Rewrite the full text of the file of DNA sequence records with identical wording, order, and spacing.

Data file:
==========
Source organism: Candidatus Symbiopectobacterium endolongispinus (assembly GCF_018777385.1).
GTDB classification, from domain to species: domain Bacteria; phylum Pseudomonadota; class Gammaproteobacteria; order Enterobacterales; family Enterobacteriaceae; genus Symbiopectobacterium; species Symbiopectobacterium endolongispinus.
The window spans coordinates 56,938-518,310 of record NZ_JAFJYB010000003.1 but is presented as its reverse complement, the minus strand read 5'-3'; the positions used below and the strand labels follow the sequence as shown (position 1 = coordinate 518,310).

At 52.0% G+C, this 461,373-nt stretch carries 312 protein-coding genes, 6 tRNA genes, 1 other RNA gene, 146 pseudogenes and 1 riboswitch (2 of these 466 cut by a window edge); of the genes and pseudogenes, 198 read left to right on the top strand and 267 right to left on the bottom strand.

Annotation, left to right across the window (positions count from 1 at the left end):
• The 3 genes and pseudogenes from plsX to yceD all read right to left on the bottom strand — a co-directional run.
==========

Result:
Source organism: Candidatus Symbiopectobacterium endolongispinus (assembly GCF_018777385.1).
GTDB classification, from domain to species: domain Bacteria; phylum Pseudomonadota; class Gammaproteobacteria; order Enterobacterales; family Enterobacteriaceae; genus Symbiopectobacterium; species Symbiopectobacterium endolongispinus.
The window spans coordinates 56,938-518,310 of record NZ_JAFJYB010000003.1 but is presented as its reverse complement, the minus strand read 5'-3'; the positions used below and the strand labels follow the sequence as shown (position 1 = coordinate 518,310).

At 52.0% G+C, this 461,373-nt stretch carries 312 protein-coding genes, 6 tRNA genes, 1 other RNA gene, 146 pseudogenes and 1 riboswitch (2 of these 466 cut by a window edge); of the genes and pseudogenes, 198 read left to right on the top strand and 267 right to left on the bottom strand.

Annotation, left to right across the window (positions count from 1 at the left end):
• The 3 genes and pseudogenes from plsX to yceD all read right to left on the bottom strand — a co-directional run.